Deloitte Luxembourg has announced it recently hosted the fifth edition of its Disrupted/Disrupter Conference at the Luxembourg House of Financial Technology (LHoFT), with a focus on Generative AI.
An international lineup of industry experts tackled topics from business use cases to ethical and legal considerations for society.
“The name of this conference is very intentional. Generative AI, like any new technology, has the ability to disrupt industries and generate competitive advantage for the companies that harness its power,” explained Nicolas Griedlich, AI and Data Leader at Deloitte Luxembourg. “[…] thoughtful and responsible implementation and governance will be critical to ensuring it benefits both businesses and society at large.”
Generative AI is the latest development in artificial intelligence. This iteration leverages large language models and data sets to generate unique outputs, much like a human would. This is a big leap from earlier AI that focused more on task-specific capabilities, such as speech recognition. OpenAI introduced the technology to the market in late 2022, and others quickly followed suit. The capacity of this technology to produce text, images, voices, and code has captured the interest of both corporate and public audiences.
In his opening speech, Deloitte Luxembourg AI and Data Leader, Nicolas Griedlich, noted that these advancements are estimated to increase global GDP by 7% over ten years, helping to explain why 58% of European companies are keen to explore its use in business. Deloitte Luxembourg emphasised it is already leveraging its tailored industry expertise to help clients navigate the tech that is expected to accelerate business growth, increase earnings and shape new markets, from banking and insurance to the public sector and beyond.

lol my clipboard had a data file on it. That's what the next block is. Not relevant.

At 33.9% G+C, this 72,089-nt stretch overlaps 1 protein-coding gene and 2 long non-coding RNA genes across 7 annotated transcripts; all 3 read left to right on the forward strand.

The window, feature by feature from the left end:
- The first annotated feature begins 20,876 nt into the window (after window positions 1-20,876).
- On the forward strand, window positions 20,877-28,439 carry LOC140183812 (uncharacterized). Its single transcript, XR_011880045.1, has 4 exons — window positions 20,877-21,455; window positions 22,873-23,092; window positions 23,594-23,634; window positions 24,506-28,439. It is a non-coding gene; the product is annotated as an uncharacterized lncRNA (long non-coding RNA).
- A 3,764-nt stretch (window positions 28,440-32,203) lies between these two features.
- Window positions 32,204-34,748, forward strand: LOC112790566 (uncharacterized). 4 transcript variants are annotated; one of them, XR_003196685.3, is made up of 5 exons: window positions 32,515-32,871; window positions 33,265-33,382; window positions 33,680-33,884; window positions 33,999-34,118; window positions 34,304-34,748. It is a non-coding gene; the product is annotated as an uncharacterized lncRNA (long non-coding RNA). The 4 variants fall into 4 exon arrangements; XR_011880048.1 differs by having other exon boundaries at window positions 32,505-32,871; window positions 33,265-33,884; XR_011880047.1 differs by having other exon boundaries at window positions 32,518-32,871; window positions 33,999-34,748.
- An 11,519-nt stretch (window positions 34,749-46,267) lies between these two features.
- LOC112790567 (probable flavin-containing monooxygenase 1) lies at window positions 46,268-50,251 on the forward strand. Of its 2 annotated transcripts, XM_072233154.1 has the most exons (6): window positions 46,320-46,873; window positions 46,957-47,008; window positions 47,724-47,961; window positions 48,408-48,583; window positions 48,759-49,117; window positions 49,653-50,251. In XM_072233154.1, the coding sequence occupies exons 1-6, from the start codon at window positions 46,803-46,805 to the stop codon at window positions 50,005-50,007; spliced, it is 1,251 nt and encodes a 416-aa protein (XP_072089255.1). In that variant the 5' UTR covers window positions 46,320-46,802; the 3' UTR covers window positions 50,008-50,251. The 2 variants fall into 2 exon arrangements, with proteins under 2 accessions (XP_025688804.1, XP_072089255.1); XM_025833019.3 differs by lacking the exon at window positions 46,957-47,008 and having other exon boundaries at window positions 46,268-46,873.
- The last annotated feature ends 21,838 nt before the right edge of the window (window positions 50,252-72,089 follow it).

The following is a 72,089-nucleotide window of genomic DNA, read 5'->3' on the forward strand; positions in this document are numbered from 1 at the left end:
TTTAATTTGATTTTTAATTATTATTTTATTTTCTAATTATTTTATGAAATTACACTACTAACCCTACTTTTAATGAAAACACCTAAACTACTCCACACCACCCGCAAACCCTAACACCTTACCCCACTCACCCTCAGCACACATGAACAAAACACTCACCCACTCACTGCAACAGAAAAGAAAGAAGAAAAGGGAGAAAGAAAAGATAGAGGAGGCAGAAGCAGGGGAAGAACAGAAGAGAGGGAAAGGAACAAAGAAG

Dr Jochen Papenbrock, Head of Financial Technology EMEA at NVIDIA, a partner of Deloitte, kicked off the series of talks highlighting Generative AI’s potential to drive innovation and efficiency.
Dr Thomas Metzinger, philosopher, professor at Johannes Gutenberg University and director of MPE-Research Network, encouraged the audience to consider crucial ethical factors. He emphasised the significance of addressing unique AI-related issues. He also highlighted the importance of aligning values in the realms of ethics, finance and the law.
Silvia A Carretta, Chief Legal Officer of Women in AI and Digital Life Initiative research fellow at Cornell Tech, discussed the potential impacts on society from a structural and legal lens before noting the current regulatory landscape.
Avanti Sharma of Workshop4Me, closed the event with final observations. “There is no doubt that we are only at the beginning of a massive technological shift. But I’m confident, and hopeful, that with its careful, conscientious application, Generative AI has the power to be a disruptive force for good - one that benefits both businesses and society at large. It is up to us to take on the responsibility of harnessing AI's immense potential. We have the possibility to make this great; let's work together to make it happen.”
A networking cocktail followed the conferences.